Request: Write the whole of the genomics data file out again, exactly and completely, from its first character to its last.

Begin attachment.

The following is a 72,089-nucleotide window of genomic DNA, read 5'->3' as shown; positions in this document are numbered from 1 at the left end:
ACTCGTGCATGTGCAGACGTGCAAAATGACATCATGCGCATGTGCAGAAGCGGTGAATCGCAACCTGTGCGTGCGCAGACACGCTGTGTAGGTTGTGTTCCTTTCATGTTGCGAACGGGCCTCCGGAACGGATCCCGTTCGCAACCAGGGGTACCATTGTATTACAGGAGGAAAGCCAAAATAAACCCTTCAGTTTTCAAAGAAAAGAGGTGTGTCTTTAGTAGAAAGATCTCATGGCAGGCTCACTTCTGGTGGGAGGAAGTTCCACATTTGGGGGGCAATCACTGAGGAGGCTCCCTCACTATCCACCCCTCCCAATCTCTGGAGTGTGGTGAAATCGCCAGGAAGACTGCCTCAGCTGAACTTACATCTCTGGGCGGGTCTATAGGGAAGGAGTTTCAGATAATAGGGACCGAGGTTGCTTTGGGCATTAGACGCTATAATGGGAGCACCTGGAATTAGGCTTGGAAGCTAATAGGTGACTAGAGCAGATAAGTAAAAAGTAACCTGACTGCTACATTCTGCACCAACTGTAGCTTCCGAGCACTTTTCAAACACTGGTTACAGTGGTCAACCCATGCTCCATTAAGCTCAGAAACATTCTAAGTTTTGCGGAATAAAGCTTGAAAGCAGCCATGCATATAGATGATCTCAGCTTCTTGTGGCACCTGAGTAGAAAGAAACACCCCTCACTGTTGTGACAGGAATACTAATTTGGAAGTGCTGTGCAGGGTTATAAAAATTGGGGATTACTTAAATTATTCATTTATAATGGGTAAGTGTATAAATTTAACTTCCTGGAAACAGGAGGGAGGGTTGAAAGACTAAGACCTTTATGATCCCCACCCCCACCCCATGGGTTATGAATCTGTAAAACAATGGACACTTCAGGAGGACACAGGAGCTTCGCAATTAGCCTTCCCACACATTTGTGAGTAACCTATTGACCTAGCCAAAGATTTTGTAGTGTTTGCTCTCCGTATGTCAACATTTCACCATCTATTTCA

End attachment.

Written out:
The following is a 72,089-nucleotide window of genomic DNA, read 5'->3' as shown; positions in this document are numbered from 1 at the left end:
ACTCGTGCATGTGCAGACGTGCAAAATGACATCATGCGCATGTGCAGAAGCGGTGAATCGCAACCTGTGCGTGCGCAGACACGCTGTGTAGGTTGTGTTCCTTTCATGTTGCGAACGGGCCTCCGGAACGGATCCCGTTCGCAACCAGGGGTACCATTGTATTACAGGAGGAAAGCCAAAATAAACCCTTCAGTTTTCAAAGAAAAGAGGTGTGTCTTTAGTAGAAAGATCTCATGGCAGGCTCACTTCTGGTGGGAGGAAGTTCCACATTTGGGGGGCAATCACTGAGGAGGCTCCCTCACTATCCACCCCTCCCAATCTCTGGAGTGTGGTGAAATCGCCAGGAAGACTGCCTCAGCTGAACTTACATCTCTGGGCGGGTCTATAGGGAAGGAGTTTCAGATAATAGGGACCGAGGTTGCTTTGGGCATTAGACGCTATAATGGGAGCACCTGGAATTAGGCTTGGAAGCTAATAGGTGACTAGAGCAGATAAGTAAAAAGTAACCTGACTGCTACATTCTGCACCAACTGTAGCTTCCGAGCACTTTTCAAACACTGGTTACAGTGGTCAACCCATGCTCCATTAAGCTCAGAAACATTCTAAGTTTTGCGGAATAAAGCTTGAAAGCAGCCATGCATATAGATGATCTCAGCTTCTTGTGGCACCTGAGTAGAAAGAAACACCCCTCACTGTTGTGACAGGAATACTAATTTGGAAGTGCTGTGCAGGGTTATAAAAATTGGGGATTACTTAAATTATTCATTTATAATGGGTAAGTGTATAAATTTAACTTCCTGGAAACAGGAGGGAGGGTTGAAAGACTAAGACCTTTATGATCCCCACCCCCACCCCATGGGTTATGAATCTGTAAAACAATGGACACTTCAGGAGGACACAGGAGCTTCGCAATTAGCCTTCCCACACATTTGTGAGTAACCTATTGACCTAGCCAAAGATTTTGTAGTGTTTGCTCTCCGTATGTCAACATTTCACCATCTATTTCA